Kameda keeps WBA 112 belt

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Kameda keeps WBA 112 belt

Kameda keeps WBA 112 belt

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Kameda keeps WBA 112 belt

WBA flyweight champ Daiki Kameda (18-2, 11 KOs), 112, managed to retain his belt as he displayed a last surge from the ninth on, winning a unanimous decision over ex-titlist Takefumi Sakata (36-6-2, 17 KOs), 112, over twelve lousy rounds on Saturday in Tokyo, Japan. The official tallies seemed to have favored the defending champ more widely than the crowd witnessed: Alfredo Polanco (Mexico) 116-112, Wansoo Yuh (Korea) 117-112 and Lahcen Oumghar (Holland) 118-110. The referee was Stanley Christodoulou (South Africa). It was an encounter of Japanese compatriots, but was neither a clean fight nor a technically beautiful bout. Kameda, 21, looked less skillful, but attempted to score with big punches, while Sakata, 30, showed his trademark workmanlike style by monotonously going forward without throwing many jabs.  Boxing is a subjective sport when decided by a decision of the judges. There appeared newspaper decisions on the less scientific but hard-fought contest such as 116-112, 115-113, 114-114 etc. but they admitted Kameda looked victorious, regardless of the degree of differences on points. Sakata, who had kept the WBA belt four times during his two-year reign from 2007, probably threw and landed more punches to Kameda throughout the bout, but it may be true that Kameda’s shots were more effective than those of the veteran ex-titlist. Many spiritual supporters to Sakata, therefore, insisted on Sakata’s win only because of his aggressiveness, if not effectiveness. The less experienced champ, however, apparently fought more cleverly than the veteran campaigner, utilizing his footwork, counterpunching and sly tactics of grabbing Sakata in the close range.

The first round eventually showcased the whole contest from the technical point of view. Sakata, some two inches shorter, positively kept boring in with busier but lighter combinations, while Kameda began showboating and countering with a few but stronger shots to the head. All the judges gave a point to the champ despite Sakata’s superior volume of punches. Sakata looked to dominate the second as he kept punching the lazy champ in the close quarter, though Kameda sometimes kept him from throwing punches by slyly grabbing him. The third round might be another sample of the official scores. Sakata, having fought many tough battles for twelve years, threw plenty of punches, caught the champ with accurate but light left hooks and seemed to have almost won a point.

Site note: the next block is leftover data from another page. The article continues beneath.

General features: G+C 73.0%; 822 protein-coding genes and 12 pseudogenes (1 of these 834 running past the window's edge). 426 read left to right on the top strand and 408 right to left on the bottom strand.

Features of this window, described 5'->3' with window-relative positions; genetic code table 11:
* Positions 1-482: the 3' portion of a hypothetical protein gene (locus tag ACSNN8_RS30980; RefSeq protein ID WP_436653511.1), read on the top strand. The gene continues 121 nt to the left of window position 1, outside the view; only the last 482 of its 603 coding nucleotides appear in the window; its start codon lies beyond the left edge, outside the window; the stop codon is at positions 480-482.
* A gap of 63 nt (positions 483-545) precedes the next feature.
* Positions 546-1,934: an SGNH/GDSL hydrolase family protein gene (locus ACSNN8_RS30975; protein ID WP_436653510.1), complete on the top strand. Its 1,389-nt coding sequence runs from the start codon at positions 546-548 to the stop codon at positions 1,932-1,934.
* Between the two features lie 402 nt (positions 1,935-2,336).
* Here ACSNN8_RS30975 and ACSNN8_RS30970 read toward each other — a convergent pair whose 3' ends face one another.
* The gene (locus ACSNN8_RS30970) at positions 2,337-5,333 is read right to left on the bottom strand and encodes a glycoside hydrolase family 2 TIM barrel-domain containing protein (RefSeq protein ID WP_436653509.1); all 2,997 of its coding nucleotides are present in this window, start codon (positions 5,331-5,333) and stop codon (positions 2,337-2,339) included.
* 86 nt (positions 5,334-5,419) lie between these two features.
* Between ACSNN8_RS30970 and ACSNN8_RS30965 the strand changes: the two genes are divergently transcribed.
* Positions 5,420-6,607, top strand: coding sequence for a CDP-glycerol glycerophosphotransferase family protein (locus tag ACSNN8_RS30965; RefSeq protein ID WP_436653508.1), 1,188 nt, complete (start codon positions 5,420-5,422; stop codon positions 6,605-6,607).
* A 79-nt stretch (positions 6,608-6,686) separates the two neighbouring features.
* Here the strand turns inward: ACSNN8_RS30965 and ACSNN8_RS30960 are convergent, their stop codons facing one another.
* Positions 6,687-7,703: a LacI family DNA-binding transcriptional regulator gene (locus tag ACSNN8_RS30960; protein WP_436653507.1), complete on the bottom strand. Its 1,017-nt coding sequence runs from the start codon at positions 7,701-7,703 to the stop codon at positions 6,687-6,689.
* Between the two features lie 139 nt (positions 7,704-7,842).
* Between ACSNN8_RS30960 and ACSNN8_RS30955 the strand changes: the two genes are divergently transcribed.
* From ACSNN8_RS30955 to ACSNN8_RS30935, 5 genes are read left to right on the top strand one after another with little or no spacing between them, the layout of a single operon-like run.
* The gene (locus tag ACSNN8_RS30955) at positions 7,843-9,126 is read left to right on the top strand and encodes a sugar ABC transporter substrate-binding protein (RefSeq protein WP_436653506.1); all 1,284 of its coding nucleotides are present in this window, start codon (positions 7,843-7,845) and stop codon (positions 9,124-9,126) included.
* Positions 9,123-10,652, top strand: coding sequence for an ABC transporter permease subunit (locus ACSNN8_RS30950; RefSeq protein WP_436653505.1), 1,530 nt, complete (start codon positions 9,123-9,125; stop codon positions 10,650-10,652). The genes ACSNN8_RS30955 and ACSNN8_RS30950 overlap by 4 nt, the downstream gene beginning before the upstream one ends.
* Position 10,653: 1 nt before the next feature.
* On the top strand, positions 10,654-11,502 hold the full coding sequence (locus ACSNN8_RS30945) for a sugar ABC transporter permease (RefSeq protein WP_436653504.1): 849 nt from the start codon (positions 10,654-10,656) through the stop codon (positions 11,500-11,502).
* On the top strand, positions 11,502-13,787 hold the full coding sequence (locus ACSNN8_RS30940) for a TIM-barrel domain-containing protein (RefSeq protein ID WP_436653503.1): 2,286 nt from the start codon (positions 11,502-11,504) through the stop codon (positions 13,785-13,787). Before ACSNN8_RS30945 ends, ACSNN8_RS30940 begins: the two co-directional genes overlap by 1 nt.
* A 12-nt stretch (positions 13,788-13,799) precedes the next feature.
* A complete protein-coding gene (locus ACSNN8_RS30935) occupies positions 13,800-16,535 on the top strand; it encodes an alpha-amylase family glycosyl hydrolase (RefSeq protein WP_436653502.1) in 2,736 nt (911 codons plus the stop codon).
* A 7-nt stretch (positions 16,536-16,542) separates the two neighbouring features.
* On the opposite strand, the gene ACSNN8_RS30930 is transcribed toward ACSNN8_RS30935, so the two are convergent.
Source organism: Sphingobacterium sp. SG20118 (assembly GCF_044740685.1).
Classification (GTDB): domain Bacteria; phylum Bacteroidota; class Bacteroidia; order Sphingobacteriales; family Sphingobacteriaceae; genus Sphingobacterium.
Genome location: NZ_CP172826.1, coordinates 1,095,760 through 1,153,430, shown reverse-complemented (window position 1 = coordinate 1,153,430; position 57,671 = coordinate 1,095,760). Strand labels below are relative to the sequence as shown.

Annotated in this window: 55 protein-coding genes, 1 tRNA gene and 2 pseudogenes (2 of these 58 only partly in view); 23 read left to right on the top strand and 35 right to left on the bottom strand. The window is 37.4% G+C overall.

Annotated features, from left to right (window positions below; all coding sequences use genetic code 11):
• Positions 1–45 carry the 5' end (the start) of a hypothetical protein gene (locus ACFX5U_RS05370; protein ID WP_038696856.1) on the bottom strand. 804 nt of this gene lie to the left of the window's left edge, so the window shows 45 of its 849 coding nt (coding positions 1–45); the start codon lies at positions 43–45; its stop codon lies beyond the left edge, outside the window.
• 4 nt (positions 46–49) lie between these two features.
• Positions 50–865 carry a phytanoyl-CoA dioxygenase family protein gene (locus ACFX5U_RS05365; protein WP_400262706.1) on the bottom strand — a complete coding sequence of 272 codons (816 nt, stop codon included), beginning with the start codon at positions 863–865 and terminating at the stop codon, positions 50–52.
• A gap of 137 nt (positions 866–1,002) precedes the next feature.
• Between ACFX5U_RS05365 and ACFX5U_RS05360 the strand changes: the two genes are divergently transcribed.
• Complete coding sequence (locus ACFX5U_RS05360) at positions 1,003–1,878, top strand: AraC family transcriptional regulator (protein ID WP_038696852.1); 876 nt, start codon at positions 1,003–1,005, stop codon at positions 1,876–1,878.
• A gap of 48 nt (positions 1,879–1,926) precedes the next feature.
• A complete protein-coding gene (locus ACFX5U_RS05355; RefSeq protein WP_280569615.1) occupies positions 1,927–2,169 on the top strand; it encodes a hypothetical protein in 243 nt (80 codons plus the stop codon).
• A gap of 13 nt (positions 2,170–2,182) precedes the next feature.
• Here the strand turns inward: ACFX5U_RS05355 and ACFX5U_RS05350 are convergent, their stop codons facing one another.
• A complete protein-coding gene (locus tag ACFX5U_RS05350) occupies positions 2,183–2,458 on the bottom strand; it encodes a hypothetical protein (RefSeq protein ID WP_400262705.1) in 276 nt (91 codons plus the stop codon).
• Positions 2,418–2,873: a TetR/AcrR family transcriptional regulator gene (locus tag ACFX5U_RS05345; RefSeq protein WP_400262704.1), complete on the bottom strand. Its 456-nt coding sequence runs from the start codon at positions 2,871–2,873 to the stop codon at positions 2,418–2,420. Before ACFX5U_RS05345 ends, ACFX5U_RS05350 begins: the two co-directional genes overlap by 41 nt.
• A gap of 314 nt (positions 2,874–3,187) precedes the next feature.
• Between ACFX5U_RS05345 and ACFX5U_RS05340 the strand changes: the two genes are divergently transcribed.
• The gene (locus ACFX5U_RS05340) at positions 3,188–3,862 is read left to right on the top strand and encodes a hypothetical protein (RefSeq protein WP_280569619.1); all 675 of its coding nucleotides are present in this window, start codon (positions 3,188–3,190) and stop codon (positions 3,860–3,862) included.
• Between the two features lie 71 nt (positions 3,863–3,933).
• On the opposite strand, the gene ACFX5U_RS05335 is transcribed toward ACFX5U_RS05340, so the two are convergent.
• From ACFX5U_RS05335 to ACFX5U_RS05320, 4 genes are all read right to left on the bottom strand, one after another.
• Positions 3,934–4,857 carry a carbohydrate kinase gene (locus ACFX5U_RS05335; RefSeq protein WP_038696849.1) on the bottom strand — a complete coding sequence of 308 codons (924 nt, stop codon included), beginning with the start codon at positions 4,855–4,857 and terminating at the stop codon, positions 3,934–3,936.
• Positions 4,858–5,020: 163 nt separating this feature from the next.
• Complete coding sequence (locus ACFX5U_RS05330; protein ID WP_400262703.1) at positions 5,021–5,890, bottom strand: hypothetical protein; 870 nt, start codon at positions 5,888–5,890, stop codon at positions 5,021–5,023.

But Kameda, in the closing seconds of this session, caught Sakata with a vicious countering left hook and almost toppled him, so the older challenger had to desperately grab him to avert his acceleration of attack. It’s Kameda that actually gained a point with the single shot. A head-collision in round three opened a gash over Sakata’s right eyebrow, which became a great nuisance for him to go on soundly. Sakata’s face would become that of Vito Antuofermo as the contest progressed. Sakata looked to be in command in the fourth, when he maintained the pressure and kept stalking the backpedaling champ.  Although the open scoring system wasn’t put into practice, the official scores after the eighth were as follows: 78-74, 77-75, both for Kameda, and 76-76. It could be said that Sakata, a workman stylist, consumed more energy than the champ up to the end of the eighth as he kept going forward to make a futile attack and kept punching despite streaming blood. The harder he fought, the more he looked an ill-fated warrior.